May, we hardly knew ye…. Seriously. I guess we’ll just call this the Late May Issue, eh, kids? I’d call it the June Issue, but there are people out there paying by the month to read this on Kindles and Nooks and iPhones and iPads and iLord-knows-what other satanic devices, and I don’t want to upset Steve Jobs, ’cause he’s already nuts enough. Anyway, there will also be a June issue sometime before July. Honest.
There is, however, a case to be made for not updating this site at all, ever. I have come to the reluctant conclusion that it is, in fact, my frantic attempt to stick to something resembling a monthly schedule that has actually caused a recent series of disasters around here. It started a few years ago when I took a break from formatting this site to go downstairs and install a window air conditioner and was promptly struck by lightning. Then, just a few weeks ago, I was sitting on the couch in my office, again working on this site, when a sudden windstorm knocked half a large tree into the side of the house, missing the window behind me by about six inches. In late May I took a break from finalizing this issue to mow the lawn, and the mowing deck on the tractor went kafloozie, necessitating my spending several days on my face in the driveway trying to fix the damn thing, which isn’t fun when you have only limited use of your left arm and you really need said left arm to pull an idler pulley against a big spring so you can get the goddamn drive belt back on the deck. I ended up wrapping a steel cable around the pulley and getting Kathy to stand ten feet away and pull on it real hard. That was a separate ordeal, incidentally, from the day I spent unwinding the steel cable from the blades last month. Then the guy from DirecTV showed up to replace the satellite dish and turned out to be a major jerk who glared at us silently while he bent our brand-new gutters. Then the basement flooded and I had to stay up all night pumping it out through a garden hose. Then the well pump died on a Friday afternoon, and by the time we got it replaced we were (a) very thirsty and (b) in the hole for $1100 just to get back to where we’d been 36 hours earlier. And that appears to be the theme around here: even the most modest status quo cannot hold. If we could box and market high-speed entropy, we’d be rich, but we can’t and thus aren’t, so please subscribe.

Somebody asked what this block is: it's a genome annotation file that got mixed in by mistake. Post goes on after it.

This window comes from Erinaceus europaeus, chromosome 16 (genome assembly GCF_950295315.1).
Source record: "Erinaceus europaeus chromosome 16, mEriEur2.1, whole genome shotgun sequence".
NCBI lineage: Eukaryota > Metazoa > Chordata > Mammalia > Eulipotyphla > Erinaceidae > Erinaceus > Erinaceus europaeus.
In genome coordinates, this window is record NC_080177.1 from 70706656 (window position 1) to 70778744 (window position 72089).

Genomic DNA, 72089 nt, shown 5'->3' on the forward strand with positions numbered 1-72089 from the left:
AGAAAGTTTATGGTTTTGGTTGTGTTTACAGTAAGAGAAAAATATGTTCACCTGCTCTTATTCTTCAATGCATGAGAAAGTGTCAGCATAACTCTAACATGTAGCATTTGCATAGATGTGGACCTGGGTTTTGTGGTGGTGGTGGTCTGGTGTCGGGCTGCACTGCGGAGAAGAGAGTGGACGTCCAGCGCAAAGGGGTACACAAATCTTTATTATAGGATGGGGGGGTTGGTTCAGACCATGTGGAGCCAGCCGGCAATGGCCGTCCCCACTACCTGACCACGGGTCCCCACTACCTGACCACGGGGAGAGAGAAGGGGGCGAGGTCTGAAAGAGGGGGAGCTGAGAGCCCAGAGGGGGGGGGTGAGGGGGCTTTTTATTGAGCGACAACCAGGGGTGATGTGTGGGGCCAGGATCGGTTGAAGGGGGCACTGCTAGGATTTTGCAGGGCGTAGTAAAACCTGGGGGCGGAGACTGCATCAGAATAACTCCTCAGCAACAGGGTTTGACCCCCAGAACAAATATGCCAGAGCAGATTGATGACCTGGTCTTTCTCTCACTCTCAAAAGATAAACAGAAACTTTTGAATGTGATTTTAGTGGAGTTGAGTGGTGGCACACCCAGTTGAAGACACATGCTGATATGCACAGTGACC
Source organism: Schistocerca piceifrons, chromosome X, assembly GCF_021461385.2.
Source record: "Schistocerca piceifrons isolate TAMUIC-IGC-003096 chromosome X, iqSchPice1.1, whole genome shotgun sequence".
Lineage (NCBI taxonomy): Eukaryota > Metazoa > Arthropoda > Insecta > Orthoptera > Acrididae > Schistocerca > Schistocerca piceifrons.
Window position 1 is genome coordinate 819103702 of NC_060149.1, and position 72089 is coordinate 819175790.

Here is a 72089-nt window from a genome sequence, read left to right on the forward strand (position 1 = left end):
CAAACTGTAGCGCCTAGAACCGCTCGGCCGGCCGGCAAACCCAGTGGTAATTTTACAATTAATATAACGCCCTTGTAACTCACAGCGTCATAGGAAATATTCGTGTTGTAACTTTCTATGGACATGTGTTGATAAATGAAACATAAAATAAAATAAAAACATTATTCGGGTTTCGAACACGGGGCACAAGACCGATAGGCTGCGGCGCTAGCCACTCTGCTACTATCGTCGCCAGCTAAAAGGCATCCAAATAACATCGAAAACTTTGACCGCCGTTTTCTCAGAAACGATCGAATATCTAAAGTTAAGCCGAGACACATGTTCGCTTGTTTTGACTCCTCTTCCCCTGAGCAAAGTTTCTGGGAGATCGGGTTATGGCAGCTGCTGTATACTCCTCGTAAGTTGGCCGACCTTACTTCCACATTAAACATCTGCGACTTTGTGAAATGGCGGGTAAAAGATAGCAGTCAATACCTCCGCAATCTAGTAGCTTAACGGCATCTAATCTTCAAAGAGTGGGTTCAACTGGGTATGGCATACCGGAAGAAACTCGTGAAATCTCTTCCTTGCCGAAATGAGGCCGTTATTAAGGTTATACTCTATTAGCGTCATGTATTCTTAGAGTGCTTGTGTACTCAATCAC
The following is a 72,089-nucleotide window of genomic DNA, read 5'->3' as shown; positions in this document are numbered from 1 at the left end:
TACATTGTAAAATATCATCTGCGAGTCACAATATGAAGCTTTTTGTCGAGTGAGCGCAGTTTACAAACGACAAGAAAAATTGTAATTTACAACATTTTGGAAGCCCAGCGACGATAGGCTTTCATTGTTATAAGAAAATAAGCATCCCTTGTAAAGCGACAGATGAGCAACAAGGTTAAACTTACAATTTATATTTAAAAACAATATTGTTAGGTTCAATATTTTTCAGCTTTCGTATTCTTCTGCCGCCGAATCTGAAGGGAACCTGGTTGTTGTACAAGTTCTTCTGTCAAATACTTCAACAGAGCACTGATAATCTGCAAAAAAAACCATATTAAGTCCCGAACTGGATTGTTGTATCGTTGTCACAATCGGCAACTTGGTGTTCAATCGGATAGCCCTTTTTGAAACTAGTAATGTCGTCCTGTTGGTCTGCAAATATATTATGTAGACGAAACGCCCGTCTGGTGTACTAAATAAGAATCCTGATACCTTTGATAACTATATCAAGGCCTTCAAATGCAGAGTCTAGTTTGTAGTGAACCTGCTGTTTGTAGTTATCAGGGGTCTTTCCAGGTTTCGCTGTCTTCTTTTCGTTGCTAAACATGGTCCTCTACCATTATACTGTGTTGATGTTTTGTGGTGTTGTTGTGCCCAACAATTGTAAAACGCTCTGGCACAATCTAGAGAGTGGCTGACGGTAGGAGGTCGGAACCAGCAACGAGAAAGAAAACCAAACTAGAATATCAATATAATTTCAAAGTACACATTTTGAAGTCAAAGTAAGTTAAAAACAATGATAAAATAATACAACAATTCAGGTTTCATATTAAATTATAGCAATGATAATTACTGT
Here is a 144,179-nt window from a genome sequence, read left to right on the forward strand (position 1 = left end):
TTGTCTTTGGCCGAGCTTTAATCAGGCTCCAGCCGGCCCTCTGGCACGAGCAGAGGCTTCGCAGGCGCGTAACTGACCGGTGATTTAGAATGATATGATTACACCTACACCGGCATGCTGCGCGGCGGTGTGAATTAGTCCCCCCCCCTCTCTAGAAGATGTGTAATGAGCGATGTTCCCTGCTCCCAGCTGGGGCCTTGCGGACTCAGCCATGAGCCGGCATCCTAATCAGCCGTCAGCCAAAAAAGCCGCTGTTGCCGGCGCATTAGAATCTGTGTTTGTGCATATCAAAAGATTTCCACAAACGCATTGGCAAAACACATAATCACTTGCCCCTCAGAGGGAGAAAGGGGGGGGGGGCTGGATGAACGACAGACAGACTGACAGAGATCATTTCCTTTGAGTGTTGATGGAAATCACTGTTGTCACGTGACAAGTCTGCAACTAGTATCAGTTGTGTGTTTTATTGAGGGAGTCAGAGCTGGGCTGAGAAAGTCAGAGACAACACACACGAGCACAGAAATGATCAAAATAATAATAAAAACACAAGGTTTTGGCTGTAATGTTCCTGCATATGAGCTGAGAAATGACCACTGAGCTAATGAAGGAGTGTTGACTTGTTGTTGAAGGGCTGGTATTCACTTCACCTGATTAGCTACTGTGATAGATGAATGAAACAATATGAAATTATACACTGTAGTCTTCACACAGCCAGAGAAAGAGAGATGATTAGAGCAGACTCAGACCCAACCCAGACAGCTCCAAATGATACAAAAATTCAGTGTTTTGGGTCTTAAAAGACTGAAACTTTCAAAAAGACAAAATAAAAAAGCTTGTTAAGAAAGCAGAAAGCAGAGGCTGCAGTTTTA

In moments of reflection, which I do my best to avoid, Kathy and I often pine for our old fourth-floor walk-up on the Upper West Side of Manhattan, an insanely cheap (at that time) duplex with a terrace, half a block from Central Park. She came up with a good, if very depressing, analogy a few days ago. Living in this 1860s house with all this land is like being responsible for the physical state (wiring, plumbing, roof, etc.) of our entire old apartment building plus being charged with the grooming of a sizable chunk of Central Park, trees and shrubs included. It’s nuts. No one without pots of money and a full-time lawn crew could manage it properly.
But hey, we now have a bunch of deer living in the big thicket of brush down by the road. I sit out on the front porch in the morning and wave at them. And I know where the chipmunks’ burrows are and where the snakes live. It’s just like the Upper West Side, except that all the people are wearing fur suits. Or feathers. Or scales.
Lastly, thanks as always, for your financial support of this site, and a special my-jaw-dropped thanks to whoever sent me the nifty Acer netbook. It is truly awesome and very useful. In fact, I plan to use it to update this site next time, from a coffee shop safely miles away from here at Disaster Central.
p.s. — It came with Windows XP installed, but I set it up to dual boot with Ubuntu Linux Netbook Edition, and it’s truly a thing of beauty.
And now, on with the show….